Written by Dr. Hayley McLoughlin Edited by Dr. Gülin Öz
Is Staufen1 a kink in the SCA2 toxicity chain that can be exploited?
When a cell is stressed, it can initiate a mechanism to protect messenger RNAs (mRNAs) from harmful conditions. It does this by segregating the mRNAs, then packaging them up in droplets known as RNA stress granules. ATXN2, the protein that is mutated in SCA2, has previously been reported as a key component in the formation of these RNA stress granules (Nonhoff et al., 2007). This observation has led researchers to take a closer look at stress granule components, especially in the context of SCA2 disease tissues.
Written By Dr. Marija Cvetanovic Edited by Dr. Sriram Jayabal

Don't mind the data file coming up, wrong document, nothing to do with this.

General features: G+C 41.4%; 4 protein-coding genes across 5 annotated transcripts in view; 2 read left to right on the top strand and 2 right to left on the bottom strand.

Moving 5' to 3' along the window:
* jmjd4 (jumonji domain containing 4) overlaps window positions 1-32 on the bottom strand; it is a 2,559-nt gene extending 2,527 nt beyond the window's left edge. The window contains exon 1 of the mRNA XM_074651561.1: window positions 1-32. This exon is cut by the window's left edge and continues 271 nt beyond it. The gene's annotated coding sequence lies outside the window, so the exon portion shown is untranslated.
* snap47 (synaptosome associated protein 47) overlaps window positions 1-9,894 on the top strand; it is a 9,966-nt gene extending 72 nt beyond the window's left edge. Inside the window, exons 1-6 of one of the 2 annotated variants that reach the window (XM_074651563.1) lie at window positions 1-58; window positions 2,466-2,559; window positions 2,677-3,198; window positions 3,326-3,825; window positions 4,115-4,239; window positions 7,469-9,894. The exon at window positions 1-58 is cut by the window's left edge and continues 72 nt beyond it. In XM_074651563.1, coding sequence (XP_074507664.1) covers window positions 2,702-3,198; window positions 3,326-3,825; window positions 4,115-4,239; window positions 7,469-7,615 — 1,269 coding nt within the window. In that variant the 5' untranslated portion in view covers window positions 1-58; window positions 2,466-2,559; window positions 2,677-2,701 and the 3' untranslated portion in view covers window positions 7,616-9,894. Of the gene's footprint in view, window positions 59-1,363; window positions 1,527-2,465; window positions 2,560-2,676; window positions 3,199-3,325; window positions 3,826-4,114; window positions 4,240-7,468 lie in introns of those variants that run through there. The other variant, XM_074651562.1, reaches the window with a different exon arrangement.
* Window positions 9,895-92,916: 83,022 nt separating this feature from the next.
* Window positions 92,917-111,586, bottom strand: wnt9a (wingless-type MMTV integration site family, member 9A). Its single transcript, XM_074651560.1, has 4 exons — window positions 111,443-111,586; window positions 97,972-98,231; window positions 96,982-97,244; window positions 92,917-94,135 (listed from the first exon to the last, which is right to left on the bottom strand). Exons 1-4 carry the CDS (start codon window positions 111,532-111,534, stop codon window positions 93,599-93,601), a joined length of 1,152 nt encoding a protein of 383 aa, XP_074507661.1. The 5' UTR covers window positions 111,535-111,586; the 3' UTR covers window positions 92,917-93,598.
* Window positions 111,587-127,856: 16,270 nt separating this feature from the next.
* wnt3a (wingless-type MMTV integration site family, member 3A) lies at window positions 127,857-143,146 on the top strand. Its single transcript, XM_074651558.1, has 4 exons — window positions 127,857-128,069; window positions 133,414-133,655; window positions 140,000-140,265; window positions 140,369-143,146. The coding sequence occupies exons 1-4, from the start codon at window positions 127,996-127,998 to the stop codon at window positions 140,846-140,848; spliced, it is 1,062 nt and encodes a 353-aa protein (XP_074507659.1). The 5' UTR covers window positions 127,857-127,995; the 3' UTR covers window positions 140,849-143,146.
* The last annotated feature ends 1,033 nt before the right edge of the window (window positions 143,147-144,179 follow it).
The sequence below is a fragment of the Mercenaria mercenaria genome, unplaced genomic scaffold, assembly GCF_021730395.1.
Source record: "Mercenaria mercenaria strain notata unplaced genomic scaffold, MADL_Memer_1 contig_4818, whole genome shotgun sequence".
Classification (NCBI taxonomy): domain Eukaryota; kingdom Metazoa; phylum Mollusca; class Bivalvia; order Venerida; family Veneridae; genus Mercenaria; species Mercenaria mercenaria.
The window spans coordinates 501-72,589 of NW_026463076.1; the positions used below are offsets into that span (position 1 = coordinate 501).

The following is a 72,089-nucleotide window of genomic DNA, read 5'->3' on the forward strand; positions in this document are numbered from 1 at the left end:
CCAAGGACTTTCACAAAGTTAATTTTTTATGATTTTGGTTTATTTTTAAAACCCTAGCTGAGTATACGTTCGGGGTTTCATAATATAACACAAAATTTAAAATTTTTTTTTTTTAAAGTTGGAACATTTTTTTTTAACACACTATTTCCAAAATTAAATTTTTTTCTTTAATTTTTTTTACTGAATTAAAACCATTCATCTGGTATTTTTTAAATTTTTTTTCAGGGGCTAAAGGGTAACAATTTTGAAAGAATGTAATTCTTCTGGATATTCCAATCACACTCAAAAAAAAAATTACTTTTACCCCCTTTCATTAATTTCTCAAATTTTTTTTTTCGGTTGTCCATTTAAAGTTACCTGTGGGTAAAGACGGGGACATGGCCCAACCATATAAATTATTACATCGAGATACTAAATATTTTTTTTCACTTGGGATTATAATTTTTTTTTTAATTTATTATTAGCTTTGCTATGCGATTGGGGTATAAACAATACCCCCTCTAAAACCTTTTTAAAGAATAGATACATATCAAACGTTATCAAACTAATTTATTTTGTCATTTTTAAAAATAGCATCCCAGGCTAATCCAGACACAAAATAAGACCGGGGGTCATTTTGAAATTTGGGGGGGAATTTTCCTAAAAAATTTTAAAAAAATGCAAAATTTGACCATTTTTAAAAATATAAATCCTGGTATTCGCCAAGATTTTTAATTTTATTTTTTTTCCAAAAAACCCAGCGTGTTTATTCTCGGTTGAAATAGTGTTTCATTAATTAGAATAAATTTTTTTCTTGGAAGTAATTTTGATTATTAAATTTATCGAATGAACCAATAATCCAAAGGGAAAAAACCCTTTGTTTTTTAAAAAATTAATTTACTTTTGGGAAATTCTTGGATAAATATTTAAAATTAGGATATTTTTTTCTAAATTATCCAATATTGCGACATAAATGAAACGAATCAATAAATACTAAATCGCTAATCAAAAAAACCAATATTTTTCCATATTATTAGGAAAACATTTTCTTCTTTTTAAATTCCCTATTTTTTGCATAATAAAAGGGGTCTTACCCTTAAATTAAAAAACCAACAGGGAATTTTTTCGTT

Protein kinase C: one protein that may help to protect against cerebellar neuronal dysfunction & death in spinocerebellar ataxias
Among the estimated 86 billion brain cells (known as “neurons”) in the human body (Azevedo et al., 2009), there is a small population of cells called Purkinje neurons. Though they only constitute a modest ~14-16 million cells, (Nairn et al., 1989), death or dysfunction in Purkinje neurons can cause you to lose your ability to walk coherently – a clinical symptom known as “ataxia.” This is because Purkinje neurons are the major work horse of the cerebellum, which is the part of the brain that fine-tunes our movement. While different types of hereditary spinocerebellar ataxias (SCAs) are caused by mutations in different genes, they all exhibit one thing in common: Purkinje neurons undergo severe degeneration. Neither the reasons for this selective vulnerability of Purkinje neurons in ataxia, nor howto increase their resistance to degeneration, are clear.